EMBA programs have been waiving entrance exams such as the GMAT to attract more applications from executives who do not have the time to study for up to 100 hours, as some GMAT-takers do. But the programs have begun warming to an alternative test known as the Executive Assessment (EA).
Introduced in 2016 as a pilot, 31 business schools now use the EA—according to Manish Dharia, director of product development at exam administrator GMAC—including INSEAD, Wharton, and London Business School.
Christy needed to take the exam to secure a place at the University of Chicago Booth School of Business, her first-choice school. “The test prep wasn’t too bad,” she says, “I did a few questions every day. It [the knowledge] comes back to you once you see it again.”
Exam length is a challenge for students. Education consultancy CarringtonCrisp reckons that a fifth of MBA applicants abhor exams: they only apply to schools that do not require them. Coupled with other challenges facing EMBA programs, such as falling employer funding, candidates wanted a quicker route to business school, says GMAC’s Manish.
“Business schools want a lower hurdle to entry to their EMBA programs, but a reliable test that still objectively measures readiness for the rigor of the classroom,” he says. “The EA is an easier sell,” he adds. “It’s increasing the application volume and diversity of EMBA candidates, particularly older executives, who don’t want to deal with the GMAT.”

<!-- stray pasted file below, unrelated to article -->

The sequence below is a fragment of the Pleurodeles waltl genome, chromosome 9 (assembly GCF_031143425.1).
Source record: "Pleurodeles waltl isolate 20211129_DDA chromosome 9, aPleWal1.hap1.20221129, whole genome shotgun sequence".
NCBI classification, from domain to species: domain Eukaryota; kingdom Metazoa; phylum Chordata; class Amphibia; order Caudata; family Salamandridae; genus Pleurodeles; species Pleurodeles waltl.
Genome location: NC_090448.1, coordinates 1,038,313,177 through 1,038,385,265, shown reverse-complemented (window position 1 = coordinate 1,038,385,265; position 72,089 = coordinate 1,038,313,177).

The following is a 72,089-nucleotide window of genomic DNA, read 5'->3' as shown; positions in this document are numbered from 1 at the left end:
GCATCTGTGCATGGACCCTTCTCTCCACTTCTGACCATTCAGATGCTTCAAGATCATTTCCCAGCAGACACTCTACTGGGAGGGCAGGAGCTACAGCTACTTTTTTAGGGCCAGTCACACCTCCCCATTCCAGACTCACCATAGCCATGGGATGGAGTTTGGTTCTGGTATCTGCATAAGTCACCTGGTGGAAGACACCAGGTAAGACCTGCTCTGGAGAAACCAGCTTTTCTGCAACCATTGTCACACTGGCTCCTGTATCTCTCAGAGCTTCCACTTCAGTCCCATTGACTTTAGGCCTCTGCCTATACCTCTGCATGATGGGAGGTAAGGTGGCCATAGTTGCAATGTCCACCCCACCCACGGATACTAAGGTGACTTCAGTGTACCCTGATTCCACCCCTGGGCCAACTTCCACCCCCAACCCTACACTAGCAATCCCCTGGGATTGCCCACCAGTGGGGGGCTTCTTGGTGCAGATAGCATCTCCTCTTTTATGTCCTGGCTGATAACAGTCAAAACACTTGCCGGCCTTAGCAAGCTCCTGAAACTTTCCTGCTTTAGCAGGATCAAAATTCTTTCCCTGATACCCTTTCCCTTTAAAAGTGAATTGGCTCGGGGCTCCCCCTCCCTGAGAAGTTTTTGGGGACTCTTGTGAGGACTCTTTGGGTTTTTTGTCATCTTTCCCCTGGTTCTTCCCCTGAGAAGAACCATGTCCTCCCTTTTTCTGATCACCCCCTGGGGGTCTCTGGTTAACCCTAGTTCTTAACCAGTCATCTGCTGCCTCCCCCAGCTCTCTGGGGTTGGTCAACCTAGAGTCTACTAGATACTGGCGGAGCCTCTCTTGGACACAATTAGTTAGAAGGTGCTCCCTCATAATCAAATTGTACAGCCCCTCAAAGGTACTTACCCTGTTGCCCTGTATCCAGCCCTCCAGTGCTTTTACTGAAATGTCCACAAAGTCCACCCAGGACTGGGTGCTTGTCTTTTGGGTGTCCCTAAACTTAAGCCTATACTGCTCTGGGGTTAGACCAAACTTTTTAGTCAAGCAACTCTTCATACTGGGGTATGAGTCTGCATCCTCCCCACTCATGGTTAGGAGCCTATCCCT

Everything that appears on the EA also appears on the GMAT, which tests analytical writing, integrated and verbal reasoning, and quantitative skills. But the former is 90 minutes long, compared with up to four hours for the GMAT.
The EA can also only be taken twice, whereas it is common for GMAT-takers to sit the test multiple times to improve their score, says Stacey Koprince, instructor and GMAT product lead for Manhattan Prep.
“The GMAT has become something of an arms race—the average scores are increasing every year as MBA programs become ever more competitive,” she says, noting that schools themselves encourage higher scores because they contribute to their success in rankings.
She advises that candidates use the EA to get back into “study mode” before beginning business school. “Plan to spend a minimum of one month studying for at least four or five-days-a-week,” Stacey says. “You’ll need to practice the types of questions you’ll see on the test—the official practice materials are the best source for this.”
While many schools do not require any standardized testing at all for their EMBAs, she says it can be an advantage to take the EA: “Doing well on the exam can still give you a competitive advantage. Schools may not require it, but they will at least look at it.”
Rich Johnson, associate dean of the EMBA in Europe and Asia at Chicago Booth, says: “The EA still requires a substantial amount of preparation and provides good insight into what skills will be needed to succeed at Chicago Booth. Preparing for and doing well on the test demonstrates to us that candidates share our values around academic rigor and the need to go deeper into the fundamentals of business.”
Silvia McCallister-Castillo, assistant dean for the EMBA at Yale School of Management, says the EA is “a diagnostic for what they may need to study up on before they undertake an EMBA program”.
She adds: “Nobody likes studying for standardized testing, but if a candidate can’t manage studying for a test, how are they going to study for a rigorous, 22-month program?”